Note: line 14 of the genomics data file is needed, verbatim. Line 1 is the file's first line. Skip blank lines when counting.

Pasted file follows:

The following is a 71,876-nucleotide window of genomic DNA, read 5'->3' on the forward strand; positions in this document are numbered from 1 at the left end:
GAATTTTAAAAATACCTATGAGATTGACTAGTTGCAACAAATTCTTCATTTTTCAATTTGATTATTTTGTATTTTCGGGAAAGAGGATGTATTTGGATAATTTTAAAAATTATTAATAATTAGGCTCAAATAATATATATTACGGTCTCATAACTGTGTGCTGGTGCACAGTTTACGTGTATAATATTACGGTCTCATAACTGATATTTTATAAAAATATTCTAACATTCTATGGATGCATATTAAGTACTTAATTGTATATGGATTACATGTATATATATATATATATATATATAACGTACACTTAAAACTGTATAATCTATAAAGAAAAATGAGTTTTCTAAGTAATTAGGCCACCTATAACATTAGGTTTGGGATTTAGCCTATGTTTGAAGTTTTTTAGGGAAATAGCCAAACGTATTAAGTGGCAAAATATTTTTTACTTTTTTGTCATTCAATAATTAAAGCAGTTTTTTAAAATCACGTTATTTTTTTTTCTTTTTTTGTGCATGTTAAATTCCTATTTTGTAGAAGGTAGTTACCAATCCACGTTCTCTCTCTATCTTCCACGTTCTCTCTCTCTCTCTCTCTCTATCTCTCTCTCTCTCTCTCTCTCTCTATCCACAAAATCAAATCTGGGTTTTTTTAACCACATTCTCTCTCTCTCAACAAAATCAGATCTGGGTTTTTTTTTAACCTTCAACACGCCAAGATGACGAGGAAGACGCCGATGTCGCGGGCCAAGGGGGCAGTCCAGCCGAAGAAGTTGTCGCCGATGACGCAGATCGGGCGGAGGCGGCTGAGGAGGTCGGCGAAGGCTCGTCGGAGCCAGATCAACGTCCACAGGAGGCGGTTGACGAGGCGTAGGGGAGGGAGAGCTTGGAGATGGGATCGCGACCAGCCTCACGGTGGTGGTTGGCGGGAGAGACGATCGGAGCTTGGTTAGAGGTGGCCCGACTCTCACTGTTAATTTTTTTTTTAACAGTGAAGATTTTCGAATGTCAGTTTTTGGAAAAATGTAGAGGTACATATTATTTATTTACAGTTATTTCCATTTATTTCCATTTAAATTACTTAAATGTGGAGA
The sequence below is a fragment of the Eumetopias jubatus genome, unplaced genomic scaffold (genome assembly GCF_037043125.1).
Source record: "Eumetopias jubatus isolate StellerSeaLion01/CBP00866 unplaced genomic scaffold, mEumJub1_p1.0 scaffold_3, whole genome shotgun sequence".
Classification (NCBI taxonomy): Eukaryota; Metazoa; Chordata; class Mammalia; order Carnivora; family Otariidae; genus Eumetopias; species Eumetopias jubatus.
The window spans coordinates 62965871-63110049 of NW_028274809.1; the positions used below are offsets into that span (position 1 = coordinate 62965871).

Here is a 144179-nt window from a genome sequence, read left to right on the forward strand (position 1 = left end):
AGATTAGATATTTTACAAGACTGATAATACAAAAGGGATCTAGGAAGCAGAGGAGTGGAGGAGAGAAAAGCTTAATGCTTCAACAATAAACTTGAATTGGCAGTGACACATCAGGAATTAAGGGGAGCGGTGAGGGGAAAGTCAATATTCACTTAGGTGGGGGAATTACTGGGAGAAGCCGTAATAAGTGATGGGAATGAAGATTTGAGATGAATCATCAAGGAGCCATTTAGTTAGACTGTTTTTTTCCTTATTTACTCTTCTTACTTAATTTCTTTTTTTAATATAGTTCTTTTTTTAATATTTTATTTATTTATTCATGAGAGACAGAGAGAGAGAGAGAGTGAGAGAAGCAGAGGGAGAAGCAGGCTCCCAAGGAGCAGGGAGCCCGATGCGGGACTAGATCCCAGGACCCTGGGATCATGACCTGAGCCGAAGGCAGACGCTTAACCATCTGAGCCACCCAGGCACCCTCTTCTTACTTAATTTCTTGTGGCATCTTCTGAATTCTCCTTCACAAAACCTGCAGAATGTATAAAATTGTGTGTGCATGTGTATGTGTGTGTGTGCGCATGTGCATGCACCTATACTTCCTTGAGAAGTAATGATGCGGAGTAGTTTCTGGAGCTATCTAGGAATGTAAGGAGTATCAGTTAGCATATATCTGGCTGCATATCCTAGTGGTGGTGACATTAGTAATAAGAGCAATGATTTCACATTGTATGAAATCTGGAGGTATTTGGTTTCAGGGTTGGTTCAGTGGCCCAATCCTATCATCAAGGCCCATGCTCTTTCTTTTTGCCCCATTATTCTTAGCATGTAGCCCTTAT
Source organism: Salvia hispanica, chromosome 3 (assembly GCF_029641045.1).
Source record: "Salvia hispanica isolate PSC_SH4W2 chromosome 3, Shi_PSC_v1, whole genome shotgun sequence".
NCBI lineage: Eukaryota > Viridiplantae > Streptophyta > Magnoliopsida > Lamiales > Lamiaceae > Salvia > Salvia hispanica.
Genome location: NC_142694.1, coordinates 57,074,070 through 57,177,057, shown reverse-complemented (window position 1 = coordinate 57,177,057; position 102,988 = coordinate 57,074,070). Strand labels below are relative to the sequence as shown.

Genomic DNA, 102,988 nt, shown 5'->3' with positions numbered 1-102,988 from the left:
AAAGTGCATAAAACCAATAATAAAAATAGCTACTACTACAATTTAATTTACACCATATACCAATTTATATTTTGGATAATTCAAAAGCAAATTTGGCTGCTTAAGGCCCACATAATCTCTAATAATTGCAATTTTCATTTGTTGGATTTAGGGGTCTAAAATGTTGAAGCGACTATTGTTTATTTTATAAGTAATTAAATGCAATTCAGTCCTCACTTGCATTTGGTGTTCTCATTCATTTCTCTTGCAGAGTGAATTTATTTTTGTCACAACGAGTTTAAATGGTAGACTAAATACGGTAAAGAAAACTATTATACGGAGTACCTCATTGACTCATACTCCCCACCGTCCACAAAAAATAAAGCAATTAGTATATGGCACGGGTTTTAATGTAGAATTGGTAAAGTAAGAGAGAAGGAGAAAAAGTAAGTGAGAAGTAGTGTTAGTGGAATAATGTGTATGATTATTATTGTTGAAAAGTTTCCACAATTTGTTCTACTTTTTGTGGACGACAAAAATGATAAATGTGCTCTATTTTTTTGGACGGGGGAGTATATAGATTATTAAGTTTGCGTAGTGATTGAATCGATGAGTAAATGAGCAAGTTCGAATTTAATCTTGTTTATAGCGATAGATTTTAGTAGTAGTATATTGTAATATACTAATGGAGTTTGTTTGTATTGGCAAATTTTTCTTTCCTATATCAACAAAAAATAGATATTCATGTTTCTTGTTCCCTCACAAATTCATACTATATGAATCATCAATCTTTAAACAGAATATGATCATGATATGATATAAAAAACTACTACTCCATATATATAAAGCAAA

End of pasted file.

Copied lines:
AAAGTGCATAAAACCAATAATAAAAATAGCTACTACTACAATTTAATTTACACCATATACCAATTTATATTTTGGATAATTCAAAAGCAAATTTGGCTGCTTAAGGCCCACATAATCTCTAATAATTGCAATTTTCATTTGTTGGATTTAGGGGTCTAAAATGTTGAAGCGACTATTGTTTATTTTATAAGTAATTAAATGCAATTCAGTCCTCACTTGCATTTGGTGTTCTCATTCATTTCTCTTGCAGAGTGAATTTATTTTTGTCACAACGAGTTTAAATGGTAGACTAAATACGGTAAAGAAAACTATTATACGGAGTACCTCATTGACTCATACTCCCCACCGTCCACAAAAAATAAAGCAATTAGTATATGGCACGGGTTTTAATGTAGAATTGGTAAAGTAAGAGAGAAGGAGAAAAAGTAAGTGAGAAGTAGTGTTAGTGGAATAATGTGTATGATTATTATTGTTGAAAAGTTTCCACAATTTGTTCTACTTTTTGTGGACGACAAAAATGATAAATGTGCTCTATTTTTTTGGACGGGGGAGTATATAGATTATTAAGTTTGCGTAGTGATTGAATCGATGAGTAAATGAGCAAGTTCGAATTTAATCTTGTTTATAGCGATAGATTTTAGTAGTAGTATATTGTAATATACTAATGGAGTTTGTTTGTATTGGCAAATTTTTCTTTCCTATATCAACAAAAAATAGATATTCATGTTTCTTGTTCCCTCACAAATTCATACTATATGAATCATCAATCTTTAAACAGAATATGATCATGATATGATATAAAAAACTACTACTCCATATATATAAAGCAAA